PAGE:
“He’s great,” one reporter gushed to another.
Ms. Gillibrand’s delivery was somewhat less inspiring.
“At this time of immense hope and possibility, that is best symbolized with Barack Obama as our president, there is still inequity, injustice and inaction that persist,” she said.
The speech received occasional bursts of polite applause.
“It was a well-written speech, but unfortunately, she read it,” said Bronx Assemblyman Michael Benjamin. “It didn’t come from her emotions. Be passionate. I like what she said, but it didn’t come across that way because she was reading it.”
With grim, almost systematic regularity since her appointment as senator, Ms. Gillibrand has underwhelmed audiences at precisely the times at which the most eyes were on her. At her initial press conference on Jan. 23, standing beside Al D’Amato, she named a long list of relatives and mentors, and touched on a hodgepodge of policy issues, without any discernible narrative arc or even basic structure. In the process, she missed a congratulatory call from the president.
And then on July 13, when she was given five minutes to introduce Supreme Court nominee, and fellow New Yorker, Sonia Sotomayor—a national coming-out party engineered in part by Ms. Gillibrand’s mentor, Senator Chuck Schumer—Ms. Gillibrand delivered a deliberate set of remarks that came painfully close to sounding like a biographical report presented to the class. As she stretched past the six-minute mark, the Senate Judiciary chairman, Patrick Leahy, had heard enough.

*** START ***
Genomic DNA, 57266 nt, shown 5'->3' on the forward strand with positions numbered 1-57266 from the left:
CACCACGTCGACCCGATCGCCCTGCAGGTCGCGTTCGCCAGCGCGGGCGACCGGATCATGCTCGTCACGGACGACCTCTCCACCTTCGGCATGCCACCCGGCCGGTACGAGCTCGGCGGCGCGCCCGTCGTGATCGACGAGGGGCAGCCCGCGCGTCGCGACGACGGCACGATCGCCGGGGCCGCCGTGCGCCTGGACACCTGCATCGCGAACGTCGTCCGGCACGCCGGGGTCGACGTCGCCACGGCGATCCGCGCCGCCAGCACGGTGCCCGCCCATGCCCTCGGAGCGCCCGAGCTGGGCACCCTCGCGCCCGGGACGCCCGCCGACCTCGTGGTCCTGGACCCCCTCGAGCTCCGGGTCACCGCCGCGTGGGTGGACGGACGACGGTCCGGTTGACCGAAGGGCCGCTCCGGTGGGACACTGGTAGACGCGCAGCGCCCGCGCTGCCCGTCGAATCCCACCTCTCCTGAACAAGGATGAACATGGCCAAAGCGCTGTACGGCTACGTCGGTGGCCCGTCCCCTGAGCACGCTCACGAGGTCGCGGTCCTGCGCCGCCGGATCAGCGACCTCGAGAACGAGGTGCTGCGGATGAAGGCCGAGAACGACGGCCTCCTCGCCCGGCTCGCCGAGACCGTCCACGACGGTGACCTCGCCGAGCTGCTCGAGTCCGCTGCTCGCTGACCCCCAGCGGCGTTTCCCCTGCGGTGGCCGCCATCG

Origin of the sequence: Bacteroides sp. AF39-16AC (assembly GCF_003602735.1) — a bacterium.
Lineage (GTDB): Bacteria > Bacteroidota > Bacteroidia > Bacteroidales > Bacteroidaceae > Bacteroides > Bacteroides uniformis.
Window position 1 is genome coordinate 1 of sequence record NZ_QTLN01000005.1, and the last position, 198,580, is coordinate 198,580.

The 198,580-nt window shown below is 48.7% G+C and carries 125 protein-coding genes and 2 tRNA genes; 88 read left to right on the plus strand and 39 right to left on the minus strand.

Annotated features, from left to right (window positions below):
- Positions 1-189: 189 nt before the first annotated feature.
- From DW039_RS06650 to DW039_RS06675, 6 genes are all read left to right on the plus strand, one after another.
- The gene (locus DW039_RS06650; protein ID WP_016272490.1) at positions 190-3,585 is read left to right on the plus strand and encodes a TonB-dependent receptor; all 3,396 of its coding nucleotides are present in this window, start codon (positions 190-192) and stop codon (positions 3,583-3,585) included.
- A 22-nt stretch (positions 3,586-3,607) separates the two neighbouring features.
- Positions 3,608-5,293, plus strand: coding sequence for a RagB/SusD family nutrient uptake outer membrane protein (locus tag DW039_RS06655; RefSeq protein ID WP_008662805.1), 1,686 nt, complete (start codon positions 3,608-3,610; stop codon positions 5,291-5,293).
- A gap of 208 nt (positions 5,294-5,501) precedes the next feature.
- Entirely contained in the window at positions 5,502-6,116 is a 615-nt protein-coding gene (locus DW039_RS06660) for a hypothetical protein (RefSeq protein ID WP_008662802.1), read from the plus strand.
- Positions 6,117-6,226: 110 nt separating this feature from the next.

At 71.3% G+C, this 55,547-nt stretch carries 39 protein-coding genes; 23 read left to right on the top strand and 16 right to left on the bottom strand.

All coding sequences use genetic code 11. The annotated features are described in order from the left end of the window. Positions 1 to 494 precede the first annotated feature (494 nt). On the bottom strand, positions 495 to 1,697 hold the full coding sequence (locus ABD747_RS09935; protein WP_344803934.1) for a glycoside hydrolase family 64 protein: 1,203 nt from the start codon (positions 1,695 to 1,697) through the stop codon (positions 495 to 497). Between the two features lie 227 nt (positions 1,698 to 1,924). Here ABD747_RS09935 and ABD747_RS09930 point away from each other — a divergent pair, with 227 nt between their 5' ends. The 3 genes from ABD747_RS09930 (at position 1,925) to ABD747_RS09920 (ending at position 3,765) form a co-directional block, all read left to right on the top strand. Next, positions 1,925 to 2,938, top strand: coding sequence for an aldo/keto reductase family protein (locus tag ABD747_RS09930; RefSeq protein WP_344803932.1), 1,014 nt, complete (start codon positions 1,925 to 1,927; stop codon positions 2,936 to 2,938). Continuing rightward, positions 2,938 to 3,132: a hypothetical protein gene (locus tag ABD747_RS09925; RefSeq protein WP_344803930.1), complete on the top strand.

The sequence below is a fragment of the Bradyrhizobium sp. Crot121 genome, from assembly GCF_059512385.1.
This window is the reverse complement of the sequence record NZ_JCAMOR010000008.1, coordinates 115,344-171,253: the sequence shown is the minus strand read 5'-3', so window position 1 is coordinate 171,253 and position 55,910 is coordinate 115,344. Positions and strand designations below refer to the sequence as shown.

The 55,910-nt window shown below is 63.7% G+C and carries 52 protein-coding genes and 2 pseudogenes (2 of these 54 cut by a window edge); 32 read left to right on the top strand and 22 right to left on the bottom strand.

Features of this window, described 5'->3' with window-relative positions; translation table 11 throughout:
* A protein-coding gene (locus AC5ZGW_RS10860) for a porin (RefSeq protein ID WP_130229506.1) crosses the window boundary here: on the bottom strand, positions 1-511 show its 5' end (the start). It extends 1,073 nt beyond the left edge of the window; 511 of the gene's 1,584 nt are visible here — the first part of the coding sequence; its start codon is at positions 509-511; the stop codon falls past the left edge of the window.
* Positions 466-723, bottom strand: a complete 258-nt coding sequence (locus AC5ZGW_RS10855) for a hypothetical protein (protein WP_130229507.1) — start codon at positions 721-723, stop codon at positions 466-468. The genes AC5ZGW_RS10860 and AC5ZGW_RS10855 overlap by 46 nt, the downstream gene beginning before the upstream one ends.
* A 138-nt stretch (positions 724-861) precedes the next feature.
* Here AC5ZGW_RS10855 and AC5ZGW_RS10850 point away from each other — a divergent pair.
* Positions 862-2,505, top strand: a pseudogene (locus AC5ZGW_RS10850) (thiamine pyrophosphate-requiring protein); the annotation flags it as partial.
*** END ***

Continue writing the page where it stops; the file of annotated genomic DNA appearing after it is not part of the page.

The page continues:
“Senator, we’re going to have to put your full statement in the record so that Judge Sotomayor can be heard,” Mr. Leahy said.
“May I conclude my remarks?” Ms. Gillibrand asked with a smile
“If it can be done in the next few seconds, Senator.”
“Yep, one minute,” she said.
He grumbled. She skipped to her last line.
(“A well-known phenomenon in the world of language and gender studies is that females get interrupted more than males,” Dr. Vaux told The Observer. “Leahy’s interruption of Gillibrand’s speech was a classic example of this.”)
“It is one of the first big opportunities she had to be in front of a big audience and really distinguish herself and appear senatorial, and she just didn’t,” said Jennifer Duffy, who covers Senate races for the Cook Political Report.
“It could be a combination of youth and voice. I think youth is a harder thing for women,” Ms. Duffy said, citing the frequent comparisons of Ms. Gillibrand to Tracy Flick—the ambitious (and blond) young politician from the movie Election—a comparison for which there’s no real male equivalent.
Political science professor Larry Sabato of the University of Virginia said that even the voice, and overall impression of Flickiness, didn’t entirely explain why Ms. Gillibrand has been just so forgettable.
“There are a lot of women in the Senate who are very memorable,” said Mr. Sabato, who added that he literally could not remember the last time he saw Ms. Gillibrand give a floor speech, even though he knew she had given plenty.
“She just kind of blends into the background,” he said.
In the Shadow of Schumer